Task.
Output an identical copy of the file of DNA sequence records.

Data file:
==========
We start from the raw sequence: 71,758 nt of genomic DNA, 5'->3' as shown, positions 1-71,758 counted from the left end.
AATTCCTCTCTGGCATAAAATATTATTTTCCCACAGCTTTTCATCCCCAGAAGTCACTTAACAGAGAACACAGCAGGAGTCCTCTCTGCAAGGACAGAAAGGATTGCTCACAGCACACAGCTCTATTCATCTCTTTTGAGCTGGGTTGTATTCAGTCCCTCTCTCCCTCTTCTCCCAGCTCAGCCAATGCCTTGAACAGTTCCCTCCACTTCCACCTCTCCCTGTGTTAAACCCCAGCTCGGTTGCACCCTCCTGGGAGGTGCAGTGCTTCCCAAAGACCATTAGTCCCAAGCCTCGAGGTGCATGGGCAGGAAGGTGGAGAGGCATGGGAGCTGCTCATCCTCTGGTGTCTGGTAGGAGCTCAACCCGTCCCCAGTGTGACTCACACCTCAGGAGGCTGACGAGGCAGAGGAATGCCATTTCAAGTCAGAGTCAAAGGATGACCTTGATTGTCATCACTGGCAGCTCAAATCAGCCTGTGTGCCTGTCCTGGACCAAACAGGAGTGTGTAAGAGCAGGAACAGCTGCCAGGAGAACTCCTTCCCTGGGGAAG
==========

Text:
We start from the raw sequence: 71,758 nt of genomic DNA, 5'->3' as shown, positions 1-71,758 counted from the left end.
AATTCCTCTCTGGCATAAAATATTATTTTCCCACAGCTTTTCATCCCCAGAAGTCACTTAACAGAGAACACAGCAGGAGTCCTCTCTGCAAGGACAGAAAGGATTGCTCACAGCACACAGCTCTATTCATCTCTTTTGAGCTGGGTTGTATTCAGTCCCTCTCTCCCTCTTCTCCCAGCTCAGCCAATGCCTTGAACAGTTCCCTCCACTTCCACCTCTCCCTGTGTTAAACCCCAGCTCGGTTGCACCCTCCTGGGAGGTGCAGTGCTTCCCAAAGACCATTAGTCCCAAGCCTCGAGGTGCATGGGCAGGAAGGTGGAGAGGCATGGGAGCTGCTCATCCTCTGGTGTCTGGTAGGAGCTCAACCCGTCCCCAGTGTGACTCACACCTCAGGAGGCTGACGAGGCAGAGGAATGCCATTTCAAGTCAGAGTCAAAGGATGACCTTGATTGTCATCACTGGCAGCTCAAATCAGCCTGTGTGCCTGTCCTGGACCAAACAGGAGTGTGTAAGAGCAGGAACAGCTGCCAGGAGAACTCCTTCCCTGGGGAAG